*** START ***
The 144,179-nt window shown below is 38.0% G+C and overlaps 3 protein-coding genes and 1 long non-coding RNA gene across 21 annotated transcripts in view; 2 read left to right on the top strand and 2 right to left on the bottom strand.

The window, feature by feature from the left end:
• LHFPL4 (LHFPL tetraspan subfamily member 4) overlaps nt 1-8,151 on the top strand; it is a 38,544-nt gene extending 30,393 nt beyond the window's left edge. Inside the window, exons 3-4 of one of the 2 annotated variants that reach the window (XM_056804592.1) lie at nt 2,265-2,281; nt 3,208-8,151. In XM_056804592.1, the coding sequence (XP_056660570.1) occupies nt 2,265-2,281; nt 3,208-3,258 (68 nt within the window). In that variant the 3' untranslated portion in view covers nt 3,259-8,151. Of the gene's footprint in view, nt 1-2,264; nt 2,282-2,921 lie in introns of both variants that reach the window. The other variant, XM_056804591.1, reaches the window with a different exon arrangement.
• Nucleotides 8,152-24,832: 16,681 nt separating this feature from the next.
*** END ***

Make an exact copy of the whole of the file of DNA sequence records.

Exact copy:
The 144,179-nt window shown below is 38.0% G+C and overlaps 3 protein-coding genes and 1 long non-coding RNA gene across 21 annotated transcripts in view; 2 read left to right on the top strand and 2 right to left on the bottom strand.

The window, feature by feature from the left end:
• LHFPL4 (LHFPL tetraspan subfamily member 4) overlaps nt 1-8,151 on the top strand; it is a 38,544-nt gene extending 30,393 nt beyond the window's left edge. Inside the window, exons 3-4 of one of the 2 annotated variants that reach the window (XM_056804592.1) lie at nt 2,265-2,281; nt 3,208-8,151. In XM_056804592.1, the coding sequence (XP_056660570.1) occupies nt 2,265-2,281; nt 3,208-3,258 (68 nt within the window). In that variant the 3' untranslated portion in view covers nt 3,259-8,151. Of the gene's footprint in view, nt 1-2,264; nt 2,282-2,921 lie in introns of both variants that reach the window. The other variant, XM_056804591.1, reaches the window with a different exon arrangement.
• Nucleotides 8,152-24,832: 16,681 nt separating this feature from the next.